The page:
If a new measure being considered in New Hampshire is passed, it may become legal to take a “selfie” at the voting booth showing you and your completed ballot and then posting the image on social media. Wait… that was illegal?

The New Hampshire Legislature is revisiting the issue of ballot selfies. The House Election Law Committee is hearing a bill Tuesday that would repeal a measure passed last year that bans taking a digital photograph of a marked ballot and sharing it via social media or other means.

Representative J.R. Hoell is the bill’s prime sponsor, and says it’s a First Amendment issue.

“People should be able to publish their ballot if they’re interested in publishing their ballot, provided they’ve already put it in the box,” he said. “This is after they’ve gotten out of the polling station and they want to show their friends what they did.”

One of the great things about writing at a site like Hot Air is that you can learn something new almost every day. I honestly had no idea this was illegal and it never would have crossed my mind. As it turns out, it’s illegal to take a photograph of your completed ballot in 43 states, and even if New Hampshire reels in this recent legislation, it sounds like you still may not be able to take the picture. It just won’t be an additional crime to post it on Twitter.

But why? My first impression was along the same lines as Representative Hoell, thinking that whether or not I choose to keep my secret ballot a secret should be my business, providing I have the option to keep it private if I wish. But if I want to show everyone, why should the government be able to squelch my ability to let everybody know who I supported? As it turns out, that wasn’t the subject of these laws originally. It was to prevent voter fraud.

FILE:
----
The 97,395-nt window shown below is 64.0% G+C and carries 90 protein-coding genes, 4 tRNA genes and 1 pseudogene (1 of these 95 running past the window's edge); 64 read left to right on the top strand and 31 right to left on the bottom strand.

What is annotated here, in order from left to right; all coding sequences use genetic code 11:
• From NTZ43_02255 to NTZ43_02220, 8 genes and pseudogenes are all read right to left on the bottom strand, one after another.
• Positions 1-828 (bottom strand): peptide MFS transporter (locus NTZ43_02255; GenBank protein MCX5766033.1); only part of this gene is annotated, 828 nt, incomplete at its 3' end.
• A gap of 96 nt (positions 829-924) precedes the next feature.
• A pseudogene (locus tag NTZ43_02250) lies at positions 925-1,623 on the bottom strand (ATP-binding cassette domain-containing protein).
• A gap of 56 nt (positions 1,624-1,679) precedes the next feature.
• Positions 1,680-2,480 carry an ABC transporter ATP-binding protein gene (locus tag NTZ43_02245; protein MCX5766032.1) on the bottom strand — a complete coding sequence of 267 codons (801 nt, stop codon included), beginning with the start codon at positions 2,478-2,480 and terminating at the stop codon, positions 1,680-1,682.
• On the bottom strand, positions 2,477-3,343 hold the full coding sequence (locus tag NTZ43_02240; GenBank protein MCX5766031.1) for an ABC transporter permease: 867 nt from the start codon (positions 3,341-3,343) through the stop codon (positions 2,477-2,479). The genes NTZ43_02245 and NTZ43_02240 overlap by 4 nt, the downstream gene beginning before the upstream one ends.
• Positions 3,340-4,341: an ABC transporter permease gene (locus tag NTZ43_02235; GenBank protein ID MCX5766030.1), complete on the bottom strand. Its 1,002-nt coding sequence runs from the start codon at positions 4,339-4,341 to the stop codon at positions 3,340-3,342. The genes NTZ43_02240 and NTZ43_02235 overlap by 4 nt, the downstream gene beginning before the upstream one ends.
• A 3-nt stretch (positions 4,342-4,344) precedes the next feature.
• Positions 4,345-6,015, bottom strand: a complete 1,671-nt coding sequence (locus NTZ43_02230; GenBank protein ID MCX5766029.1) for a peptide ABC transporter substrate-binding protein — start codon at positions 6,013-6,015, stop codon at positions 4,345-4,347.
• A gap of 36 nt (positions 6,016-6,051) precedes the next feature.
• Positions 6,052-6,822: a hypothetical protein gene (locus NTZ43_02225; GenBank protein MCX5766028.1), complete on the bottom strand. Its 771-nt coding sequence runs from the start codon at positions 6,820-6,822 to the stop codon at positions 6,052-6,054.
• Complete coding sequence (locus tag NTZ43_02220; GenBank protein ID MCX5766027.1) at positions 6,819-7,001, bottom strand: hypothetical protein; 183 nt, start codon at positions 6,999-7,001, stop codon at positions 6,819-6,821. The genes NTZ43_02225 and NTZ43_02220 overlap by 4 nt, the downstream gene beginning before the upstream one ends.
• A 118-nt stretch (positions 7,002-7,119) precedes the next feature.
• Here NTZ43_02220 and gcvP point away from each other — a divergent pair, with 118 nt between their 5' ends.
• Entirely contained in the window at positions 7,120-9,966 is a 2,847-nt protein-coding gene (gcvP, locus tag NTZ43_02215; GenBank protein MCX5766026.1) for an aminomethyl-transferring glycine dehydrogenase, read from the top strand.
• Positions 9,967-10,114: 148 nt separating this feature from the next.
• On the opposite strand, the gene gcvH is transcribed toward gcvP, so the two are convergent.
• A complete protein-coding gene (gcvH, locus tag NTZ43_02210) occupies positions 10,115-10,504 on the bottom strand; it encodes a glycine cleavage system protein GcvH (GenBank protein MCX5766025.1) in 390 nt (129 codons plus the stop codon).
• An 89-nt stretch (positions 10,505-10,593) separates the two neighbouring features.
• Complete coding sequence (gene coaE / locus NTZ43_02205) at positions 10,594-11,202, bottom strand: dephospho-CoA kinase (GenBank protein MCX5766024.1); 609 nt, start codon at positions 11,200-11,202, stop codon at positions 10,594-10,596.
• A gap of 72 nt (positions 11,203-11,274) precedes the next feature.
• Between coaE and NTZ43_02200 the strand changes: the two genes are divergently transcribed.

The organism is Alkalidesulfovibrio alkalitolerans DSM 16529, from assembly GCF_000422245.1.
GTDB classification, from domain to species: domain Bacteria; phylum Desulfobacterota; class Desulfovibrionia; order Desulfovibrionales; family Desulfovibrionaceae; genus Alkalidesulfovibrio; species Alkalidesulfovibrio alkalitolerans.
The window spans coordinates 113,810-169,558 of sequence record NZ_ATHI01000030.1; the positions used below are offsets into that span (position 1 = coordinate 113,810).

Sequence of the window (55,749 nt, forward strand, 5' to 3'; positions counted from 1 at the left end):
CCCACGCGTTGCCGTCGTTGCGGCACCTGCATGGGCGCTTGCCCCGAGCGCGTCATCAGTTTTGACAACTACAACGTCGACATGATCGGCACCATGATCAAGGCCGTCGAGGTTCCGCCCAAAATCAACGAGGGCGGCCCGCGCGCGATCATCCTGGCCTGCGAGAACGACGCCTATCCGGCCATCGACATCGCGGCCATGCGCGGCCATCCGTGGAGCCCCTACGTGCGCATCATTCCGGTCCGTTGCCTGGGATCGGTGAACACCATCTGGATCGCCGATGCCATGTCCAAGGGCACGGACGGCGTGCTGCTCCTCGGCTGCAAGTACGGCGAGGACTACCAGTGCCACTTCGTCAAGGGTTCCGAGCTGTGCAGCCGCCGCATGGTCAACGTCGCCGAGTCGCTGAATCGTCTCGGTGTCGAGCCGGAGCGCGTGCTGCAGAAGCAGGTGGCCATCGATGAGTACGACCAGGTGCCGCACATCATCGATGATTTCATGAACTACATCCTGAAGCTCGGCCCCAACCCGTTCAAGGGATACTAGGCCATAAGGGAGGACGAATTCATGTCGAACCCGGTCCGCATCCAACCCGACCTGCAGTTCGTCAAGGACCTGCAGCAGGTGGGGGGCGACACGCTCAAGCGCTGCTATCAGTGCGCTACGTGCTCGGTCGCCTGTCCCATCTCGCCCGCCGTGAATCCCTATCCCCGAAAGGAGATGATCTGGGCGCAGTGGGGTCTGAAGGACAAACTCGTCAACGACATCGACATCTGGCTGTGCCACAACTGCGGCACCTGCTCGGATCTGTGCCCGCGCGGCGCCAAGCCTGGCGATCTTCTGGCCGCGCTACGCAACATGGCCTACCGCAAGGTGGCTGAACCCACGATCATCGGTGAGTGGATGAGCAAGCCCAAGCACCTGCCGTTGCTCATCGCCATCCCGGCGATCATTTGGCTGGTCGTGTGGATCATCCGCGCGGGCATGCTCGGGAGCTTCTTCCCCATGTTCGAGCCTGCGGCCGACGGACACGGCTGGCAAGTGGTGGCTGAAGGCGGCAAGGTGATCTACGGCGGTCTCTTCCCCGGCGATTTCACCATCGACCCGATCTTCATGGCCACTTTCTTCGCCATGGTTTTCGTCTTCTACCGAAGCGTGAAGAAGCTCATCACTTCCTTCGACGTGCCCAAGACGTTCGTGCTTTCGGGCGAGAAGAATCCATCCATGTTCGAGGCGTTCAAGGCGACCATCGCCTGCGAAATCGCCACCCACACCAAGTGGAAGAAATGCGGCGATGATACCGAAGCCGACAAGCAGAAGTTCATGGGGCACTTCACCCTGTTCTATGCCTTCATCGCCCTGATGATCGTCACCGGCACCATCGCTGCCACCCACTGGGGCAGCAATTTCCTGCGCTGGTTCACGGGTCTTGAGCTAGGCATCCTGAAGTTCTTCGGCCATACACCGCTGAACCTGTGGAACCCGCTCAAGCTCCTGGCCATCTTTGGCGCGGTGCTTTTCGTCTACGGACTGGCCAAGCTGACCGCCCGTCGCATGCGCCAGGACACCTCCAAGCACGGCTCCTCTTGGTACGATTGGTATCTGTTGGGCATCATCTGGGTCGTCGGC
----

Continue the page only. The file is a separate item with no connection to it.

A “ballot selfie” risks a felony charge — and a $1,000 fine — in New Hampshire, where photographic images of ballots are banned in an attempt to deter vote buying and uphold the sanctity of the secret ballot. The rationale behind the law is that if a vote cannot be proved, it cannot be purchased.

I had one of those light bulb over the head moments when I read that. I suppose in the bad old days when bosses would send out surrogates to round up the locals and slip them some cash to go vote, it would have been nice to be able to prove that you were getting your money’s worth. And if you wanted to pull a scheme like this in the modern era, cell phone cameras would certainly make it easy. But at the same time, when you take cell phone pictures of anything dodgy and begin mailing them around, you’ve left an electronic paper trail which is awfully easy to track down. (Just ask Anthony Weiner.) The recipient of a massive amount of photos of completed ballots should be fairly easy to suss out if even one person reports it.

Still, we are talking about ballot integrity here. I quickly found some liberals who were jumping on the bandwagon of saying that these are bad laws because they seek to solve a theoretical problem that doesn’t exist. That sounds awfully familiar if you follow the voter ID debate, so I’m immediately suspicious. Since these are state level laws decided by the locals and not a mandate from Washington, perhaps it’s best to leave them on the books as long as the voters are happy with them and just trust our friends when they post on Facebook about who they voted for.